"Installing explosion-safe devices is a lot easier than changing people's attitude. The traditional approach of demanding extra safety facilities after an accident should be replaced by improved understanding of how we can perform our jobs in a safer way."

Victor Roggeveen, general manager of Den Helder-based Advi-Safe Consultants, says: "The implementation of safety management systems and the Safety Cases was a necessary phase, but the offshore industry is now entering another era, that of the human error factor."

Roggeveen was the first Dutch person to graduate (last year) as a Master of Occupational Health, Safety and Welfare. In his thesis, he describes the development of a research model to investigate the effectiveness of safety management systems.

According to Roggeveen, the success of each system depends on both its intrinsic quality and the acceptability, or the human aspect. "Innovative designs have to be both technically correct and acceptable to the people who have to work with them. However, these two requirements are quite seldom met."

Blast wall tests

Meanwhile, research into safety technology continues in The Netherlands. TNO Prins Maurits Laboratory, in cooperation with SLP Engineering, London, will inaugurate its new gas explosion test facility in Rijswijk this spring.

Commissioning of the laboratory was achieved recently following delays caused by the comprehensive test procedures. The laboratory can now start its long-awaited programme of tests on a lightweight blast wall system which could soon result in a commercial product.

The project is sponsored by the European Commission's Thermie programme. The idea was to develop a lightweight separation wall capable of withstanding both blast and fire. The wall is intended for installation at offshore platforms as a replacement for existing fire walls which need to be upgraded. The new blast wall with its increased capabilities should not involve any additional weight and should be capable of handling in narrow spaces.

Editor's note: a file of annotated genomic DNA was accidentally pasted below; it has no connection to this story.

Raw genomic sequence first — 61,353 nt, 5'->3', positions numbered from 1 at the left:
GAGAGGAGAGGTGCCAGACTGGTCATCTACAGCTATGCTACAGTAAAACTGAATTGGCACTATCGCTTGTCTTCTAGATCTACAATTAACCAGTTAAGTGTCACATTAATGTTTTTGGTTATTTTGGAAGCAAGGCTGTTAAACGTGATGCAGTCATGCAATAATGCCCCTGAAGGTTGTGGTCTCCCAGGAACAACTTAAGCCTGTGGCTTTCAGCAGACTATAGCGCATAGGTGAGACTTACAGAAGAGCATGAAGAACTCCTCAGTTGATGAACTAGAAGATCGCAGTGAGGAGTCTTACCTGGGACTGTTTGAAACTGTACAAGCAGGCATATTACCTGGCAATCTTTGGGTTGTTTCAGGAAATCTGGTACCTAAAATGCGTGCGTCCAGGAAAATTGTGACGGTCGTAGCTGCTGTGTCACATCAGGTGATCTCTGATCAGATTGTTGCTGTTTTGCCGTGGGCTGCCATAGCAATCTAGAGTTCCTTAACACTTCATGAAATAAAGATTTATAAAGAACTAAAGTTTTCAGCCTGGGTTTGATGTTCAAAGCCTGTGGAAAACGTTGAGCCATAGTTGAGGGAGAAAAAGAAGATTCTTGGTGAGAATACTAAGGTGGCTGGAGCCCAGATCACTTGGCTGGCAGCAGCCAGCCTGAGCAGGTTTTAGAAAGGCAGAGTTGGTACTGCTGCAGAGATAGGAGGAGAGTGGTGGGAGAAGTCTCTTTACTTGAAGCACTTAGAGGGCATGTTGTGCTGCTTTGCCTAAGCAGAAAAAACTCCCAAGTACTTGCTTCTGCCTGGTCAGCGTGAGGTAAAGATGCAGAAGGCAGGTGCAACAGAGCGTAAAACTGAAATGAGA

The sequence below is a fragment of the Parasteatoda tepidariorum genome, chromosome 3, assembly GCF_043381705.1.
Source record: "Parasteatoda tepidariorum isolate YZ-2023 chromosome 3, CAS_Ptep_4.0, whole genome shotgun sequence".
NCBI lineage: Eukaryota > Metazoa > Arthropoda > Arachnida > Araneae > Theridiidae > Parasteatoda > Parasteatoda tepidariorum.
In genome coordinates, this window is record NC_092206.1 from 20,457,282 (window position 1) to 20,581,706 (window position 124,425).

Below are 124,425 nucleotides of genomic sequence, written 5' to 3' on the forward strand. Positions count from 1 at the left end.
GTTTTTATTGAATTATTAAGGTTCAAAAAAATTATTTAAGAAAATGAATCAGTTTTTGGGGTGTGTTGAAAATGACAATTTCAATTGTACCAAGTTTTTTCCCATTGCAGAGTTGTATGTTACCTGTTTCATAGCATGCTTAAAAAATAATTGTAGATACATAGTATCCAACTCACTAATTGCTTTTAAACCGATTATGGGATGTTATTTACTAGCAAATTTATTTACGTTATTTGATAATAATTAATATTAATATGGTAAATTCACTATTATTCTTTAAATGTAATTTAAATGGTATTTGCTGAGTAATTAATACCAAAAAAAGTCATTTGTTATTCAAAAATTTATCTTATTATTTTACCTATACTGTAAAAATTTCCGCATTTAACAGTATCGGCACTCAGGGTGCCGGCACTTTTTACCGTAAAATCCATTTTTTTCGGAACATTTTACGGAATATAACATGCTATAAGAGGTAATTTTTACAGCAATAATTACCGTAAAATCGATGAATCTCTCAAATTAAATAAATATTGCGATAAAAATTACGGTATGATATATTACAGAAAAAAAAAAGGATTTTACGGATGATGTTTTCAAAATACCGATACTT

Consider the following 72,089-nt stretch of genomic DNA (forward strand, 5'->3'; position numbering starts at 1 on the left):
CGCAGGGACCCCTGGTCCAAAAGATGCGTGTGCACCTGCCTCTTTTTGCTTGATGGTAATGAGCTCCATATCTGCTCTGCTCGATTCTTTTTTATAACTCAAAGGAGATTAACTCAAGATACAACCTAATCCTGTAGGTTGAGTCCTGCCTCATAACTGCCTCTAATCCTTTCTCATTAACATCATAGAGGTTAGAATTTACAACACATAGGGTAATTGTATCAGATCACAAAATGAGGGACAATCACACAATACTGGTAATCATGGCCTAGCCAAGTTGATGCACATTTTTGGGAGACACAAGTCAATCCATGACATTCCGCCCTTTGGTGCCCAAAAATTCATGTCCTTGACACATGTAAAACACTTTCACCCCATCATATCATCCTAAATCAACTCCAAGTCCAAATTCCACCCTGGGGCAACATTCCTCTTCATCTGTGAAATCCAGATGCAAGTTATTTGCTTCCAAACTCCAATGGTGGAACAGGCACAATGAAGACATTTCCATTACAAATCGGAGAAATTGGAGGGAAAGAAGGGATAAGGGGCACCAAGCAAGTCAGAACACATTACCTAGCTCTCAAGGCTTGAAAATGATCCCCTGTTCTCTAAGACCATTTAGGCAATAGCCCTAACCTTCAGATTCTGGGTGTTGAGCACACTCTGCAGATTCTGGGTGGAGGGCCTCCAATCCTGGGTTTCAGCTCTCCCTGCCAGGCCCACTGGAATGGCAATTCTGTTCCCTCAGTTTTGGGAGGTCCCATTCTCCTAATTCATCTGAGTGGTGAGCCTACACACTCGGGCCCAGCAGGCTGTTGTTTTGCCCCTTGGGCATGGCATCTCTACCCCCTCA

To select design over-pressure ratios, five typical topside designs were exposed to vapor cloud explosions using the Reagas simulation software. Theoretical analyses were performed of 11 alternative concepts for an aluminium panel and 10 alternatives using glass fibre-reinforced plastic in order to compare blast and fire-resistant capabilities along with weight and costs. It was concluded that a glass-fibre reinforced plastic panel offered best potential.

The laboratory then performed a test programme on six panels of different composition and boundary conditions. The tests comprised static loads, determination of natural frequencies, gas explosions with maximum over-pressure of 2bar, fire loads and drop weight loads. Only one panel showed promising results as regards meeting the H120 fire resistance rating.

In TNO's new facility, three panels measuring 2.5 by 2.5 metres will be tested. The project partners intend to commercialize the product if the programme is completed successfully. However, the lack of an alternative glass-fibre reinforced panel design may force the laboratory to start researching other materials once more.